21 Oct Step 1 towards TEAL’s Secure Administration Environment (SAE) Training
As you might have seen on our social media channels, we have taken a week off from customer projects to focus on our “next big thing” [LINK] 😊.
We consider Microsoft’s ESAE approach as a foundation for state-of-the-art Enterprise-wide security. Our experience confirms, that many aspects of ESAE require organizational and process changes to successfully use the technologies Microsoft proposes in the ESAE architecture. Beside our Active Directory Assessment which gives our customers a good overview of their security posture and our project work to help our customers implement effective measures to secure their environment, we are in the process of creating a training for Active Directory administrators.
The training will enable the participants to better understand attacks and countermeasures as well as the impact on processes on their day-to-day work. The training will consist of roughly one part theory and three parts hands-on experience.
Each trainee will receive access to his/her own environment. Those environments must be available ad-hoc, quickly, repeatably and requiring only minimal human intervention to setup. During our research we did not find an open source project that fit our need completely, so we decided to do it ourselves 😊. During our Hackathon we were able to create a working Proof of Concept which we want to share with you in this blog post.
Lab (automation) requirements:
Above condenses to the following requirements:
- “Single click” setup for the person who is setting up the labs
- Labs shall be deployable to multiple (cloud) providers in the long run (at least Azure, AWS and Hyper-V)
- The lab infrastructure as well as the configuration state of the systems (aka what is inside the AD etc.) should be modular and based on config files.
- It must be possible to deploy multiple states of the lab (e.g. beginning of the training, start of day 2 etc.)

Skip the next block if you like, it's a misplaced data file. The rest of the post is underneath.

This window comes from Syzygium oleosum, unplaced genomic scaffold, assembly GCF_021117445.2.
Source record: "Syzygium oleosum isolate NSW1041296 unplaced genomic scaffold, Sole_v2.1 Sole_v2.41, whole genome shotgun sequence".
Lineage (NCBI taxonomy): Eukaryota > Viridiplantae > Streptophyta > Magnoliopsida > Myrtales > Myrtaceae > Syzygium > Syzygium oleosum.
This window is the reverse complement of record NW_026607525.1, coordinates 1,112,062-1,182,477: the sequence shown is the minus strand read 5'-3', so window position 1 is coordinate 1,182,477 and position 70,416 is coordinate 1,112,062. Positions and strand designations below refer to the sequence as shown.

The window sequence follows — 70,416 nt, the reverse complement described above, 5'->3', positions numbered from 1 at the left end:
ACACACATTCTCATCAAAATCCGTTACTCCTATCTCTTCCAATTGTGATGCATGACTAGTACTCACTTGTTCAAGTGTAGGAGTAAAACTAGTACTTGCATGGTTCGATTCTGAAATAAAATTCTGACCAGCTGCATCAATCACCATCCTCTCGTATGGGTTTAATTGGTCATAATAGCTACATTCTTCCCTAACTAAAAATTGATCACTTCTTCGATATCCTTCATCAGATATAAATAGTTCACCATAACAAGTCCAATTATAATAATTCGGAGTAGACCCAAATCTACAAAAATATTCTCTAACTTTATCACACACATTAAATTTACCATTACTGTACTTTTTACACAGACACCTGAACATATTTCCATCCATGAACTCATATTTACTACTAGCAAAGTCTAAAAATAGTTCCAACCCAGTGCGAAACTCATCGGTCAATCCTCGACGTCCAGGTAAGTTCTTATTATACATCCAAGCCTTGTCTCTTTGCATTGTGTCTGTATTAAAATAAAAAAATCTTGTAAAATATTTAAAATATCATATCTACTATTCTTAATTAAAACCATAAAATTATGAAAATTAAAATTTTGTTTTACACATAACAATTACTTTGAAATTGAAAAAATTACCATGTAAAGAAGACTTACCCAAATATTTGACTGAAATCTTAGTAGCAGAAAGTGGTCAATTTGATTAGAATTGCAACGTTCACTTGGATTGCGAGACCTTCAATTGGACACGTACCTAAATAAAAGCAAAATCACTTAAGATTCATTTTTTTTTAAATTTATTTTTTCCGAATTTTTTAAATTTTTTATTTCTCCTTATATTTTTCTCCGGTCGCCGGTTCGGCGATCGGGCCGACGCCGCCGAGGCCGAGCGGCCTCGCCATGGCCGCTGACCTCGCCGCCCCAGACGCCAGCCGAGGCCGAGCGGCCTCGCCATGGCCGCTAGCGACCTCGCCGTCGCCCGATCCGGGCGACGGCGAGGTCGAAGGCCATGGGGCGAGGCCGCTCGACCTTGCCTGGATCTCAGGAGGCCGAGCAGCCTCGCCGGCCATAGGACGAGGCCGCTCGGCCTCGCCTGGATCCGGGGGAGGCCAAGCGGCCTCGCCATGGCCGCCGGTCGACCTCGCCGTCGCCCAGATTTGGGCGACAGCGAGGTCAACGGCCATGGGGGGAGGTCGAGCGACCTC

- The scripts must be usable for all systems in multiple parallel environments. All configuration differences come from config files
Current PoC solution
The process to build and destroy the environments will follow Infrastructure-as-Code (IaC) principles. As we want to be able to deploy to multiple providers (in the long run) we chose Terraform as the engine for IaC. In the PoC all network, compute resources and permissions etc. will be provisioned using AzureRM (Azure provider for Terraform).
We do not want to work with custom images or rely on integration tools available only in one of the cloud provider environments (e.g. there is no built-in Puppet agent for Hyper-V, CloudFormation is AWS exclusive, etc.). Also, to keep it simple, for the initial config we will be using Windows-only environments and thus we decided that all machine configuration will be done by PowerShell. But we are keeping in mind that the architecture should allow us to easily expand the lab with Linux systems in the future, using for example Ansible instead of PowerShell.
To achieve such an architecture, while not drowning in PowerShell, the key is proper usage of Terraform’s declarative power to the maximum possible extent. That implies separation of infrastructure orchestration, defined as connectivity definitions and resource permission management, from VM configuration management.
The interesting part of the whole exercise is dependency management between systems’ roles: especially Domain Controller vs Domain Clients. Terraform is built to manage dependencies, but it is only possible based on the outcome of PowerShell that assures AD and User machines configs. There are a few ways of making Terraform respect dependency between resources.
- The first and most obvious one is using an explicit depends_on = [“provider.some.resource.name”]
- The second is to define an implicit dependency, by having one resource use the other during its creation:
The third, a variant of second, is using the module’s outputs as inputs to other definitions.
We will be using all 3 options in different areas of our solutions.
The PoC consists of:
1.Parallel setup of the Azure infrastructure: networking, roles, permissions and VMs. This will be set-up as Modules, used by the following points.
2.On top of the Modules above, preparing the Configuration of Active Directory Domain Controllers, using Azure Extensions running a PowerShell script. Terraform can use this declaratively, when the Extension provides exit codes.
3.On top of the Modules above and declaring point 2 an explicit dependency (the first option from above), preparing config of Domain User machines.
Finally, environment state transfer between exercises will be happening mostly on AD config (without need of infra change) and thus done using imperatively using PowerShell scripts.
In the following repository (https://github.com/teal-technology-consulting/SAE-Lab) one can find the simplified Terraform and PowerShell code to test such a setup with one basic Module, dependencies and passing exit codes from PowerShell to Terraform for the control flow.
Tell us if you like our approach, or would have done something differently, we would love to hear your opinions!
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